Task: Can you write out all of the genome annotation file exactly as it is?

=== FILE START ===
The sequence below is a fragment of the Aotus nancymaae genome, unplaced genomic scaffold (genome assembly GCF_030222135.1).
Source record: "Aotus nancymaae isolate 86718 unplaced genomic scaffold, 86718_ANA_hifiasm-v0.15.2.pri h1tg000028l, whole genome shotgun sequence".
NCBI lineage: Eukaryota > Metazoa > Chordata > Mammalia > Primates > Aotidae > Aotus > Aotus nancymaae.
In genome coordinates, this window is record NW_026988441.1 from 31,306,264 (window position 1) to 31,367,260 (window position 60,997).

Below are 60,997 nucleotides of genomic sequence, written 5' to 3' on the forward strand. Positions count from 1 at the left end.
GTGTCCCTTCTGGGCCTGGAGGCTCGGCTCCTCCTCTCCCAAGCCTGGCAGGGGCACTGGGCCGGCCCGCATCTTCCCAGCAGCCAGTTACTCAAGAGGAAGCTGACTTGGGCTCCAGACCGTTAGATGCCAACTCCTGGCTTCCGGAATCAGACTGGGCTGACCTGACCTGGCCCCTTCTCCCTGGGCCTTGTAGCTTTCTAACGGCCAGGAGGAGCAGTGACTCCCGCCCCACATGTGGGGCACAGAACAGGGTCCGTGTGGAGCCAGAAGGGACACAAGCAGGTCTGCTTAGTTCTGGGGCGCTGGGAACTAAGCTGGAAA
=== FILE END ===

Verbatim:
The sequence below is a fragment of the Aotus nancymaae genome, unplaced genomic scaffold (genome assembly GCF_030222135.1).
Source record: "Aotus nancymaae isolate 86718 unplaced genomic scaffold, 86718_ANA_hifiasm-v0.15.2.pri h1tg000028l, whole genome shotgun sequence".
NCBI lineage: Eukaryota > Metazoa > Chordata > Mammalia > Primates > Aotidae > Aotus > Aotus nancymaae.
In genome coordinates, this window is record NW_026988441.1 from 31,306,264 (window position 1) to 31,367,260 (window position 60,997).

Below are 60,997 nucleotides of genomic sequence, written 5' to 3' on the forward strand. Positions count from 1 at the left end.
GTGTCCCTTCTGGGCCTGGAGGCTCGGCTCCTCCTCTCCCAAGCCTGGCAGGGGCACTGGGCCGGCCCGCATCTTCCCAGCAGCCAGTTACTCAAGAGGAAGCTGACTTGGGCTCCAGACCGTTAGATGCCAACTCCTGGCTTCCGGAATCAGACTGGGCTGACCTGACCTGGCCCCTTCTCCCTGGGCCTTGTAGCTTTCTAACGGCCAGGAGGAGCAGTGACTCCCGCCCCACATGTGGGGCACAGAACAGGGTCCGTGTGGAGCCAGAAGGGACACAAGCAGGTCTGCTTAGTTCTGGGGCGCTGGGAACTAAGCTGGAAA